Starting the day at Slainte (where soccer is religion!)...and yes, a substantial breakfast followed. The housemade corned beef hash was particularly incredible! (Note to self...more effort must be made on photographing food, not just cocktails.) 

And now, our morning walk.

Dragon boats at the Inner Harbor. Notice the National Aquarium in the background?


Um...the Chesapeake. Duh.


From there, we stopped at shops galore and walked along the water the entire way back to Fells Point. Such a walkable area! Along the way, we noticed Brian Voltaggio's Family Meal nestled into the Power Plant by the other side of the aquarium. Temporary signs were in place and it looked as if it were ready to open at any time. After we got home, I saw that was their opening day. Missed opportunity! (The Frederick, MD Family Meal is a favorite spot of Kimber's and mine to stop on the way back to Pittsburgh.) 


Of course, our walk included a pause at The Horse You Came In On...complete with a wee sample of the Jack Daniels vanilla infusion. Happy moment WITH live music during the day!

Once back at the hotel, it was time for a nap before heading out once more. On the way to dinner at Lobo, there were a few dalliances at familiar watering stations along the way; Riptide By The Bay ("where the locals lounge"), the Waterfront Hotel (if you watched Homicide any time during its long run, this is the bar the cops bought). 

With the sun starting to lower in the sky, it was a cool, crisp walk to Canton on the far side of the harbor. And absolutely lovely.

And there was this "sailing" down Aliceanna Street heading for Canton. Captain James Landing is quite the landmark!


At last, we arrived at our destination for our evening's repast. Lobo is a new and thoroughly delightful restaurant on the scene in the Fells Point/Canton area of Baltimore. It came highly recommended by John Reusing, the owner of both Bad Decisions and Ostrowski's. He was SO right!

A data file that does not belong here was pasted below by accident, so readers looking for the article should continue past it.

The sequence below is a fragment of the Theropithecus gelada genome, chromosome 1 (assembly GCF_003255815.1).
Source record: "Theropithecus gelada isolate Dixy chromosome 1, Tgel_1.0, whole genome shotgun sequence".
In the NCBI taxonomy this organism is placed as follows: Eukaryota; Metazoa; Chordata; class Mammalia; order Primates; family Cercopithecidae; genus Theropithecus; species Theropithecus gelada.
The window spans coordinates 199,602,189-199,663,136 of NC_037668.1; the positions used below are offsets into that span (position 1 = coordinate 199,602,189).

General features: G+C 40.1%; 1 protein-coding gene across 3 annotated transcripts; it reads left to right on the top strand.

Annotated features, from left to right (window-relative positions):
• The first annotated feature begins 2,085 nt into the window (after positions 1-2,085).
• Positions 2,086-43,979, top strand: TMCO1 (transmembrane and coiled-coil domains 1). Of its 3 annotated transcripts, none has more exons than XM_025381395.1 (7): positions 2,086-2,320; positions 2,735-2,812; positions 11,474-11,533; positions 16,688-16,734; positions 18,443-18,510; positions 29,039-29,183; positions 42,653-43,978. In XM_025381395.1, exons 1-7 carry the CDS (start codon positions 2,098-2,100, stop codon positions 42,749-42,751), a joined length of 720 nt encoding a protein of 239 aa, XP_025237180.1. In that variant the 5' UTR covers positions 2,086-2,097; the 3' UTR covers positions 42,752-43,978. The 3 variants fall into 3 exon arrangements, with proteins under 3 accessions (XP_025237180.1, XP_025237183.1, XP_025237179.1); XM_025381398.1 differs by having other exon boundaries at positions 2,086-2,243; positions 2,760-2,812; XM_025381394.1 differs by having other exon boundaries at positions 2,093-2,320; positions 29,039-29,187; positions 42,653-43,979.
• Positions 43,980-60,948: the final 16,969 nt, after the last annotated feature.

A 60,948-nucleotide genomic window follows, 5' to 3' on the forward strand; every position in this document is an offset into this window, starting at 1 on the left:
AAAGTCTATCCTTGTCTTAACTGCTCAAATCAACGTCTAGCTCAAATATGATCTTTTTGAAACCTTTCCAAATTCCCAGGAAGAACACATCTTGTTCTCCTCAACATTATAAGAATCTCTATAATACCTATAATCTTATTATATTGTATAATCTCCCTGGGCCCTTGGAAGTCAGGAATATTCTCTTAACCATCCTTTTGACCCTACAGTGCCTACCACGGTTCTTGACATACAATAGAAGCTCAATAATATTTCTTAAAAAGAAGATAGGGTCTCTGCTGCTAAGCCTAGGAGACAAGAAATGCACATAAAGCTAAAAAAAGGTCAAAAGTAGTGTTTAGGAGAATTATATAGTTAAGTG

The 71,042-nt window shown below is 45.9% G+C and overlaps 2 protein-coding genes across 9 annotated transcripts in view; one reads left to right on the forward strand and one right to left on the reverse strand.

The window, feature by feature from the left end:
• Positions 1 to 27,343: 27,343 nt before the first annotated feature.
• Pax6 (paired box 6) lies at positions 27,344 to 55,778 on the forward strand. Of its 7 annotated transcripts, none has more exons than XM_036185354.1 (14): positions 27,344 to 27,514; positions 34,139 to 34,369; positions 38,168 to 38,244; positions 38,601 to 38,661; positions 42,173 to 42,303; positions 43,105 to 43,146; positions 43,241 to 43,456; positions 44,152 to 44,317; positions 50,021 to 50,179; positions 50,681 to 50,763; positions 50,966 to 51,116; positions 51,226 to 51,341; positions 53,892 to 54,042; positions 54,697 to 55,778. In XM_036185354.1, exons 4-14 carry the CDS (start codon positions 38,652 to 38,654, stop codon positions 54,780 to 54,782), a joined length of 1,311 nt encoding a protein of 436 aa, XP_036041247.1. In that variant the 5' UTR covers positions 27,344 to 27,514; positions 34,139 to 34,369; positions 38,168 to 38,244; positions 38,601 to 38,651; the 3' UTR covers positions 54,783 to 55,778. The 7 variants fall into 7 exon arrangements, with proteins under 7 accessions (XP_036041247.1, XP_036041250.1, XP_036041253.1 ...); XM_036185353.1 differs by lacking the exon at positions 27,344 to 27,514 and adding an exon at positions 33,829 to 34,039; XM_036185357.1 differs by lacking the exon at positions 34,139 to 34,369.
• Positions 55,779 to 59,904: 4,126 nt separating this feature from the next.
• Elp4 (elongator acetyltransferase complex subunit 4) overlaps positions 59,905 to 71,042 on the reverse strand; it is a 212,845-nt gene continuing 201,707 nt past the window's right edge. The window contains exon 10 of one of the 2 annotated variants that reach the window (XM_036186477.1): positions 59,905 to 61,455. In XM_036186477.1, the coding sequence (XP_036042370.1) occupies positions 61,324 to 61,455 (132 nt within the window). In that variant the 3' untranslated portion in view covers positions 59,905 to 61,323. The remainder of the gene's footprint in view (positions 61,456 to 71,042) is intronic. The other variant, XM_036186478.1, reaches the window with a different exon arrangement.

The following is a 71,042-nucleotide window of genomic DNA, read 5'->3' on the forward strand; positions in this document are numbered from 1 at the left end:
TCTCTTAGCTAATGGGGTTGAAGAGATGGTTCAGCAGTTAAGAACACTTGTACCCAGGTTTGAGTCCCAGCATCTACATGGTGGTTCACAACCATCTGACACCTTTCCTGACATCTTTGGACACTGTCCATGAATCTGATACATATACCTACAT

One gorgeous charcuterie board at Lobo! (BTW, Lobo = the Spanish word for Wolf...and the restaurant is on  the corner of Aliceanna and WOLF Streets!)


Crab fingers in the dead of winter and luscious shrimp cocktail. Oh, and a kickass cocktail to boot!

A slow walk back to the hotel, another stop at Bad Decisions (a GOOD decision), and nitey nite.

Good morning, Baltimore! (Cue song from Hairspray). No beautiful sunrise this morning. It was dreary. Who cares, we'd experienced warm 60 degree weather the entire trip and rain on the way home would be no big deal. And from here on we'd be driving to our destinations anyway. We had reservations for brunch at the esteemed Woodberry Kitchen in Hampden awaiting!

Nope, that's not Woodberry Kitchen. It IS the kitschy and delightful Cafe Hon in Hampden, home of Honfest. We were running early and stopped for a cuppa Joe.

Look who was waiting for us inside! Who knew Elvis was an ugly Christmas sweater fan?!

Finally at Woodberry Kitchen with a brunch cocktail. We HAD to, it was Doctor's Orders! (Name of the cocktail, really! It included carrot shrub, so you KNOW it was good for you.)

Well, look at that...I remembered to take a pic of our food. Cheese grits on the right, and on the main plate, housemade maple sausage and their own bacon. The toast was the most wonderful gluten-free bread I've ever had. Owner/chef Spike Gjerde's wife is celiac so they KNOW their GF!